Investment Rationale Trumps Politics

Investment Rationale Trumps Politics


Q2 2017 CIO Insights – Disciplined Equity

In the prior edition of CIO Insights, we wrote about why we thought it was so difficult to invest on the basis of politicians’ language and proposals. Now, in the early stages of the Trump administration, things are no more clear on a whole range of policy fronts. In this edition, we argue that investors would do well to recognize that uncertainty (political, economic, market) is the normal state of affairs, rather than the exception to the rule. As a result, financial success depends on developing a process for making decisions under conditions of uncertainty.

We See What We Are Looking For

Superforecasting: The Art and Science of Prediction is a brilliant book by Philip Tetlock and Dan Gardner about the limits and difficulty of prediction. There are many useful lessons about investing that we can draw from this book, and we strongly encourage you to read it. Two of their findings in particular are worth highlighting here:

  1. Decision-making works best as the product of a self-critical, multi-step process; and
  2. People naturally tend to see what they are looking for, so better to employ a multi-faceted view of problems—or what the authors call looking through “dragonfly eyes.”

With this in mind, let’s return to politics. When investors look at President Trump’s policy proposals, what do they see? With stocks at record highs, it is safe to say that many take at face value the promise of tax cuts, favorable trade deals, infrastructure spending, better growth, and less business regulation.

On the contrary, we believe that while politics may make for good TV, they’re not very compelling as an investment thesis. Indeed, it’s not clear which of these policies will be implemented, and in what form. It’s no coincidence then that there are no political inputs in our stock selection model.

For our part, we have long argued for the benefits of a multi-factor stock-ranking model, our own analysis indicating that a broad, diversified approach to stock selection enhances the consistency and predictability of performance. In Tetlock’s terms, our dragonfly eyes are defined by the four broad factor families—value, momentum, growth and quality—and underlying inputs we use to synthesize a critical, analytical view of every stock in our universe.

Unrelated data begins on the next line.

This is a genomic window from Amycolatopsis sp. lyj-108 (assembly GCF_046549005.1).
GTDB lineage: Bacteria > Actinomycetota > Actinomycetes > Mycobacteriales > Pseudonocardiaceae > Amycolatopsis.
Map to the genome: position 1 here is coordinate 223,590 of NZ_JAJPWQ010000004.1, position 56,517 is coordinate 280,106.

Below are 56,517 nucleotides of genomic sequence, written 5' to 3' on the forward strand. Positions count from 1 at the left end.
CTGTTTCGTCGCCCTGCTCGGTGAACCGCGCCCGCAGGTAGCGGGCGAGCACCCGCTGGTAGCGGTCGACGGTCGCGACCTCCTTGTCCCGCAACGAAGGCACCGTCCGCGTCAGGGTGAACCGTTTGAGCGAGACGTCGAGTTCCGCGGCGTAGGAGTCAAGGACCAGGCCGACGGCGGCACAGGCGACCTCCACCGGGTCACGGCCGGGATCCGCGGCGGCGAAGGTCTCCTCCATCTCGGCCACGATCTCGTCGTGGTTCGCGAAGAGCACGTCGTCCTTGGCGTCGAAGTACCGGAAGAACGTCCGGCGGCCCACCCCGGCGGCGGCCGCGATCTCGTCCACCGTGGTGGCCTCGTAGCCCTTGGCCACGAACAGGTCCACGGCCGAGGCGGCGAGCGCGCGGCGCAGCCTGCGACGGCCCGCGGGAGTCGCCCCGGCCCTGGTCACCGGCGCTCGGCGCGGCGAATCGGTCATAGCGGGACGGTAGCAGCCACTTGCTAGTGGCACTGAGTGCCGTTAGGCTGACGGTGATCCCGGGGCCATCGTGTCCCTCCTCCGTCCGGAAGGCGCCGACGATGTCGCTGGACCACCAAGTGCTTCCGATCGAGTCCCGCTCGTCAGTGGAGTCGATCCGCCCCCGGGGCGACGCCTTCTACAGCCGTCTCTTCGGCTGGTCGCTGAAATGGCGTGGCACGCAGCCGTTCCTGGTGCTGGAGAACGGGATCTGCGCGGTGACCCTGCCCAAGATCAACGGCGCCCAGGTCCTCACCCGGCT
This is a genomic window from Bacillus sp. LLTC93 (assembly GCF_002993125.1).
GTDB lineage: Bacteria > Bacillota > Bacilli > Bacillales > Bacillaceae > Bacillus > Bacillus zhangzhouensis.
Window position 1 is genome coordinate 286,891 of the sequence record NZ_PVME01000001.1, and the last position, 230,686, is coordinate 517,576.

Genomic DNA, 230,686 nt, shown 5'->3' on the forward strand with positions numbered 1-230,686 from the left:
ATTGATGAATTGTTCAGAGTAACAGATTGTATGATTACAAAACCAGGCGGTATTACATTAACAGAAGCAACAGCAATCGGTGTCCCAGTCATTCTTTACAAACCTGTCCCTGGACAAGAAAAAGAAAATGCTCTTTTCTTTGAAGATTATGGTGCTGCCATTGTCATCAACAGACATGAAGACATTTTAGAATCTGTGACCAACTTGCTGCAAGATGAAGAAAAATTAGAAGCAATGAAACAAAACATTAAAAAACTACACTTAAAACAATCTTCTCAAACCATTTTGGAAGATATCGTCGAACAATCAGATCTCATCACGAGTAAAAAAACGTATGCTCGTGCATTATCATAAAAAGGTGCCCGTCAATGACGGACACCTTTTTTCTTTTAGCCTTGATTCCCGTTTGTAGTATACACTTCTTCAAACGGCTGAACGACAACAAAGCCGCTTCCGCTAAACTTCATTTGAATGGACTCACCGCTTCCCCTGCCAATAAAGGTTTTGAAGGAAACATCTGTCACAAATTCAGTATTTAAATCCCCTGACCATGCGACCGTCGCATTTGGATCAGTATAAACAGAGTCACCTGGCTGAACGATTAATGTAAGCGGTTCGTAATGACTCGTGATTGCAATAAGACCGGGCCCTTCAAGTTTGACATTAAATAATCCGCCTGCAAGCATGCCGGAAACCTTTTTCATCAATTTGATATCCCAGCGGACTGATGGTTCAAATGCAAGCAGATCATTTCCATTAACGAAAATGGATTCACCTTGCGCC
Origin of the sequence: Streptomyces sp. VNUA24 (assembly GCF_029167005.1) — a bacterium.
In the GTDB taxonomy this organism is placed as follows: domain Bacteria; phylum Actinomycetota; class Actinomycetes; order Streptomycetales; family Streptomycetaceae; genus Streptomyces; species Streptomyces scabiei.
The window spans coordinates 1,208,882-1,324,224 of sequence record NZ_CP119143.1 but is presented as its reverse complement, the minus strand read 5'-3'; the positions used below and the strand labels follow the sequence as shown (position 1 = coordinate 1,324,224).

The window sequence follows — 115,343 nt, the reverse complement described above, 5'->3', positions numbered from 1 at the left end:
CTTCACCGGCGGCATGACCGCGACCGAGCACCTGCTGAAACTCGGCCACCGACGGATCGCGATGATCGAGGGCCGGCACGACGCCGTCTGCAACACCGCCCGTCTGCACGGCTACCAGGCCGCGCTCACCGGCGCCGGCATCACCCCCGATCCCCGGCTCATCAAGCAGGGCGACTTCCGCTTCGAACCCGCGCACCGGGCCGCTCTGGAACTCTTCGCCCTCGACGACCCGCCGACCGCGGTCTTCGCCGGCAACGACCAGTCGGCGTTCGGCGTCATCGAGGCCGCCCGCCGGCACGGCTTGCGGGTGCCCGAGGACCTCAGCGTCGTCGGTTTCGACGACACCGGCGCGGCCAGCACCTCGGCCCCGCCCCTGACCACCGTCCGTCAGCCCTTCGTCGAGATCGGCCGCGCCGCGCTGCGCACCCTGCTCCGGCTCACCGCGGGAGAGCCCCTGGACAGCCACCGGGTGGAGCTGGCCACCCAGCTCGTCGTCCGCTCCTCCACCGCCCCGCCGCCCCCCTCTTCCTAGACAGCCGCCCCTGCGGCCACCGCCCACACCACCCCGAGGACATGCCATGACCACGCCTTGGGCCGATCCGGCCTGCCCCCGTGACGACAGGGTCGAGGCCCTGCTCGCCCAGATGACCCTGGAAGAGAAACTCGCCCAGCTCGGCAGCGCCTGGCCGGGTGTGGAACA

Objective, Systemic, and Disciplined

In line with Tetlock’s argument calling for a methodical approach to forecasting, we believe that the consistent application of an objective, systematic, disciplined process can be particularly beneficial under uncertainty. We define an objectively driven investment process as one whose evaluation criteria and portfolio construction practices are inherently sensible and thoroughly tested and validated. Second, we believe that a systematically applied investment process should make it easier to evaluate and address potential sources of underperformance.

In addition, having rigorous, consistent standards for evaluating current and proposed new steps in this process aids in the evolution of the stock selection model. “Discipline” emphasizes that we adhere to our investment process regardless of the short-term volatility and uncertainty in financial markets. We believe that individual investors could also benefit from a similarly disciplined, objective approach to their own portfolios amid uncertainty.

Healthy Skepticism

Finally, it’s worth noting that Tetlock and Gardner say that “all models are wrong.” We hold this idea in our minds at all times and are constantly evaluating the efficacy and limits of our own stock selection models. Indeed, elsewhere in the book, they say that “beliefs are hypotheses to be tested, not treasures to be guarded.” This is a brilliant summary of what we are trying to achieve by constantly gathering data and evaluating the efficacy of our stock selection process.

Diversification does not assure a profit nor does it protect against loss of principal.

The opinions expressed are those of Scott Wittman, CFA, CAIA, and are no guarantee of the future performance of any American Century Investments portfolio.

For educational use only. This information is not intended to serve as investment advice. Past performance is no guarantee of future results.